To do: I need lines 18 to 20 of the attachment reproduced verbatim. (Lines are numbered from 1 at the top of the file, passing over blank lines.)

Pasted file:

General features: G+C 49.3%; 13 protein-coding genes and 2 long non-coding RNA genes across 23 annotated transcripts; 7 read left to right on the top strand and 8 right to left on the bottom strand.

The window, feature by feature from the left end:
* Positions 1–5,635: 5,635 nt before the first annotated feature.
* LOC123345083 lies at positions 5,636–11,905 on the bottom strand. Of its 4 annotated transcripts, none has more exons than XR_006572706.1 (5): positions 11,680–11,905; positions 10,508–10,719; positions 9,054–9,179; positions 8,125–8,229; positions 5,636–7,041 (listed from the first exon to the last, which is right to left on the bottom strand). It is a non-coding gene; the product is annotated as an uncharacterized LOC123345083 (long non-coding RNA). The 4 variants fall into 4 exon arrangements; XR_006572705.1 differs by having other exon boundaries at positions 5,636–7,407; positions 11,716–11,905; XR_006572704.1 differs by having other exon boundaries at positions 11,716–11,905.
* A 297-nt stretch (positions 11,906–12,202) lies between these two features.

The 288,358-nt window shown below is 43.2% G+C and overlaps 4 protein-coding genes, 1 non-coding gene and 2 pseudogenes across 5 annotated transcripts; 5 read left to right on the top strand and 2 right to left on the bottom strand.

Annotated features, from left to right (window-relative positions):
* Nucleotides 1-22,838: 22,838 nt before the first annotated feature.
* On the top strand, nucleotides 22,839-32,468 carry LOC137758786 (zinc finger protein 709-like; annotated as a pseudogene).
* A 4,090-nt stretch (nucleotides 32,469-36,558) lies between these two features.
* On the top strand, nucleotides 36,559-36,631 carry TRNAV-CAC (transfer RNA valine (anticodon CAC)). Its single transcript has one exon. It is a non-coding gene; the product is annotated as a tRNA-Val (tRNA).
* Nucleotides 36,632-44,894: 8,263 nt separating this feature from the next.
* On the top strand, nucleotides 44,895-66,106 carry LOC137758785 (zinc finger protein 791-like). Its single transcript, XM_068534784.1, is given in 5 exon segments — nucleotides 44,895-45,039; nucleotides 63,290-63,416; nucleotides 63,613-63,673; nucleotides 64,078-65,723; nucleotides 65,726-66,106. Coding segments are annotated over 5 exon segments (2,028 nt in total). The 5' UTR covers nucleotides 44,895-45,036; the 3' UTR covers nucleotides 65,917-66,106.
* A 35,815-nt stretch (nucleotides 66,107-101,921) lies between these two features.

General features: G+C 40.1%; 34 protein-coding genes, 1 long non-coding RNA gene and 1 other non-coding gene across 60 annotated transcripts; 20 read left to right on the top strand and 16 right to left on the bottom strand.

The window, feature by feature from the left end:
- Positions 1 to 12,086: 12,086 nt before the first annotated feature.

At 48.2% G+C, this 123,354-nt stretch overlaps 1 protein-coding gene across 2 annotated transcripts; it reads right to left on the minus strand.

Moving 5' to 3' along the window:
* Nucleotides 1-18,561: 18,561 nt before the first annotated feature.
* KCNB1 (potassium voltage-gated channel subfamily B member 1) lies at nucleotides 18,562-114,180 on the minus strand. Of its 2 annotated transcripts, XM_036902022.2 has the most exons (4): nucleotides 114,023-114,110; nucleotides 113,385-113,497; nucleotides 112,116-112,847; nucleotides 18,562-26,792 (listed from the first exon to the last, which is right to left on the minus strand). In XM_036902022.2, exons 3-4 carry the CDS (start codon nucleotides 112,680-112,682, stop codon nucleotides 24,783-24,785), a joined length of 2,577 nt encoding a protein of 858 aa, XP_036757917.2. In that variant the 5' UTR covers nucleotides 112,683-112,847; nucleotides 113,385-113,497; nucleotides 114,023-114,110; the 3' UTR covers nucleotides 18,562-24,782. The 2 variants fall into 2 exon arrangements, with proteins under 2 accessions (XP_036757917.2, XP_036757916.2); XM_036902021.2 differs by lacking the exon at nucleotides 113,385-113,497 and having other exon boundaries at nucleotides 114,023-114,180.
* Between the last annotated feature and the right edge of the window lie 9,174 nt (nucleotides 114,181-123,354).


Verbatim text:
At 48.2% G+C, this 123,354-nt stretch overlaps 1 protein-coding gene across 2 annotated transcripts; it reads right to left on the minus strand.

Moving 5' to 3' along the window:
* Nucleotides 1-18,561: 18,561 nt before the first annotated feature.